Temporal Expectation Indexed by Pupillary Response

in Timing & Time Perception
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Forming temporal expectations plays an instrumental role for the optimization of behavior and allocation of attentional resources. Although the effects of temporal expectations on visual attention are well-established, the question of whether temporal predictions modulate the behavioral outputs of the autonomic nervous system such as the pupillary response remains unanswered. Therefore, this study aimed to obtain an online measure of pupil size while human participants were asked to differentiate between visual targets presented after varying time intervals since trial onset. Specifically, we manipulated temporal predictability in the presentation of target stimuli consisting of letters which appeared after either a short or long delay duration (1.5 vs. 3 s) in the majority of trials (75%) within different test blocks. In the remaining trials (25%), no target stimulus was present to investigate the trajectory of preparatory pupillary response under a low level of temporal uncertainty. The results revealed that the rate of preparatory pupillary response was contingent upon the time of target appearance such that pupils dilated at a higher rate when the targets were expected to appear after a shorter as compared to a longer delay period irrespective of target presence. The finding that pupil size can track temporal regularities and exhibit differential preparatory response between different delay conditions points to the existence of a distributed neural network subserving temporal information processing which is crucial for cognitive functioning and goal-directed behavior.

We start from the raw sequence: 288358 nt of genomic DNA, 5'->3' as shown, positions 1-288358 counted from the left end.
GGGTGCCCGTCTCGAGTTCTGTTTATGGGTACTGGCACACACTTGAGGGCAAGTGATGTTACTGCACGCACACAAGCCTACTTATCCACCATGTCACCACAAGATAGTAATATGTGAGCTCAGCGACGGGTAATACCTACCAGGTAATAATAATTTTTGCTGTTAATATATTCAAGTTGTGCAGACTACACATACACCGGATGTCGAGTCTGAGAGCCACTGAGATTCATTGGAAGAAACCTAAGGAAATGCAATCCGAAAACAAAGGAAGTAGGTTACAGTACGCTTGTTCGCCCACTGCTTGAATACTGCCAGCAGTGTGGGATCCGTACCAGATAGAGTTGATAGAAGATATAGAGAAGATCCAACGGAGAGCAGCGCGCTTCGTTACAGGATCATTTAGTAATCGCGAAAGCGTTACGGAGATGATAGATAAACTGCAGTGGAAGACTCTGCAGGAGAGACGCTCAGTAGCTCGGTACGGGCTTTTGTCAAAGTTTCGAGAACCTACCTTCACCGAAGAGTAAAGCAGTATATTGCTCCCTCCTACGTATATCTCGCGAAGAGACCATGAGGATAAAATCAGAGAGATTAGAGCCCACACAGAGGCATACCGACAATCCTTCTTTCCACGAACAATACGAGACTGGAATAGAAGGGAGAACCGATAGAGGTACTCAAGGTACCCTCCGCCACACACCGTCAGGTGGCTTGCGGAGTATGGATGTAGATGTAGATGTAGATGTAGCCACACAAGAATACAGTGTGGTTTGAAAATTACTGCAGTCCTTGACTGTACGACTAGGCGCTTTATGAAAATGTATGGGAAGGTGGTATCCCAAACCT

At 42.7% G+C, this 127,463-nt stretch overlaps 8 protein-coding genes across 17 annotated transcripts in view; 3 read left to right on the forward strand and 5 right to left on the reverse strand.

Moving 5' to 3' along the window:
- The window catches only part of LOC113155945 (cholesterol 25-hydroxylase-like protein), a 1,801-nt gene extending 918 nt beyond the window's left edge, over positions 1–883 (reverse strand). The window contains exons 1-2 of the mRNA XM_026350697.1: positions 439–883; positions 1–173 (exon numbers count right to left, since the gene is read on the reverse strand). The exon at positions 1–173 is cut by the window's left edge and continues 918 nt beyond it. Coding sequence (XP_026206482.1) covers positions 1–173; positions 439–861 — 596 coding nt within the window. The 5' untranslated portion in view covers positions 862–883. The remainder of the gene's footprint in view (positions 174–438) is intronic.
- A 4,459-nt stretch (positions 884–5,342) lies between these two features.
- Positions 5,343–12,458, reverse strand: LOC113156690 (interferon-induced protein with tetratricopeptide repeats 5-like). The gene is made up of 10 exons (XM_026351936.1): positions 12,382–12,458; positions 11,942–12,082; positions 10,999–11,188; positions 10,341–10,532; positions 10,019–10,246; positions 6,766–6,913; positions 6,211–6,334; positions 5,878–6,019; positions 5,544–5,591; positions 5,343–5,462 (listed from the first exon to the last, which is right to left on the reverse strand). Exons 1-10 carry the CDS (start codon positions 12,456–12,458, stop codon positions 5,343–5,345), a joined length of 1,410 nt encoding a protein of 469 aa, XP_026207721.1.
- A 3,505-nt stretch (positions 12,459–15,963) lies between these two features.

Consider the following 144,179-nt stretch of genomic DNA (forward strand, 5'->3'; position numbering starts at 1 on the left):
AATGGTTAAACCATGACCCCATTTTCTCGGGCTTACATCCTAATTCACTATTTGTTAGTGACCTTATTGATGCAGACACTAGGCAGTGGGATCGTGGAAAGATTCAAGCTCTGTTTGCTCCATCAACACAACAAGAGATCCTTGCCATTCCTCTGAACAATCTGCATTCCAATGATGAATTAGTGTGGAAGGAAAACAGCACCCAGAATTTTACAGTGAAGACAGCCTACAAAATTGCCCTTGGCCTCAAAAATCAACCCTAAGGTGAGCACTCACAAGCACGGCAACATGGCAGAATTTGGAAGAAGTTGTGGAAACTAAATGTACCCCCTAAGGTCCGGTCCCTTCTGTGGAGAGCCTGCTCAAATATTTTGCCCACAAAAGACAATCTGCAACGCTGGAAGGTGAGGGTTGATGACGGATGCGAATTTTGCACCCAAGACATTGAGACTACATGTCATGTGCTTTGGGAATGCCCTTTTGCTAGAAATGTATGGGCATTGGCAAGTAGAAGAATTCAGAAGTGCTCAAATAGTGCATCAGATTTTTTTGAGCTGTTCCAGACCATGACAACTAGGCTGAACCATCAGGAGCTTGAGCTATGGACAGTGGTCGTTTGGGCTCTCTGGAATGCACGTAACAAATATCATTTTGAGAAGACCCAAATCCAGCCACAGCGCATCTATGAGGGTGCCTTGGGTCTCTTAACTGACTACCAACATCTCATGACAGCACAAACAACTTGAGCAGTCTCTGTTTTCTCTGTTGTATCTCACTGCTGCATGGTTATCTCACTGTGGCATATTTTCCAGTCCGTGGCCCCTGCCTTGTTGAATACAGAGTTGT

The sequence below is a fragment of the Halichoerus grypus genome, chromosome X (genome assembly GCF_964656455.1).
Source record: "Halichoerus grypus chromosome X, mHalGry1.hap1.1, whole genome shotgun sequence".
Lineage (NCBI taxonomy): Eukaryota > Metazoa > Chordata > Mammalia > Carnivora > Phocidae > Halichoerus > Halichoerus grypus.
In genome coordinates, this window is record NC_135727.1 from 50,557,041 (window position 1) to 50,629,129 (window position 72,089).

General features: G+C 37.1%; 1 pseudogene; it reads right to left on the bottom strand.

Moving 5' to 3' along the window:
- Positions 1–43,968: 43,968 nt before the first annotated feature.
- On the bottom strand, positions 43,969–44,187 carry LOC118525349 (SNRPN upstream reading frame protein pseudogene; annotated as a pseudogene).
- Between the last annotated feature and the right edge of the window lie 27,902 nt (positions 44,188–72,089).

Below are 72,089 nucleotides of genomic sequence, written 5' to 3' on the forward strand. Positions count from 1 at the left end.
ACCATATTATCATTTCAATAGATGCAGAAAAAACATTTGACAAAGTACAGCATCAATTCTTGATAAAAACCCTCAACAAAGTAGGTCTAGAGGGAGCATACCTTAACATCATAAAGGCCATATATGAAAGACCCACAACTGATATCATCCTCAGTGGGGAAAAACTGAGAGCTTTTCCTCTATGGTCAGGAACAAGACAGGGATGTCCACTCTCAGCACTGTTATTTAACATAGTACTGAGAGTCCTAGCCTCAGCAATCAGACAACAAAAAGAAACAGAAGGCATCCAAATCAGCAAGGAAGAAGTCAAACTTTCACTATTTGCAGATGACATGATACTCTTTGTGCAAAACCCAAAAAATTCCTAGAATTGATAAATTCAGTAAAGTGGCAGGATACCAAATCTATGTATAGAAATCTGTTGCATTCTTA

Temporal Expectation Indexed by Pupillary Response

in Timing & Time Perception



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  • View in gallery

    Schematic illustration of the task. On target-present trials (A), the mask stimulus appeared either for 1.5 or 3 s and was then briefly substituted by the target letter. After the offset of the target letter, the mask stimulus was displayed for the remaining duration of 5 s. On target-absent trials (B), only the mask stimulus was presented for 5 s. See text for further details.

  • View in gallery

    Time course of the average normalized pupil dilation separately for short (gray lines; green in the online version) and long (black lines) delay conditions (time 0 indicates mask onset). Thick and thin solid lines respectively depict trials in which targets were correctly and incorrectly identified. Dashed lines depict target-absent trials. Vertical dashed lines represent the time of the target onset. Vertical solid line indicates trial offset time. This figure is published in color in the online version.


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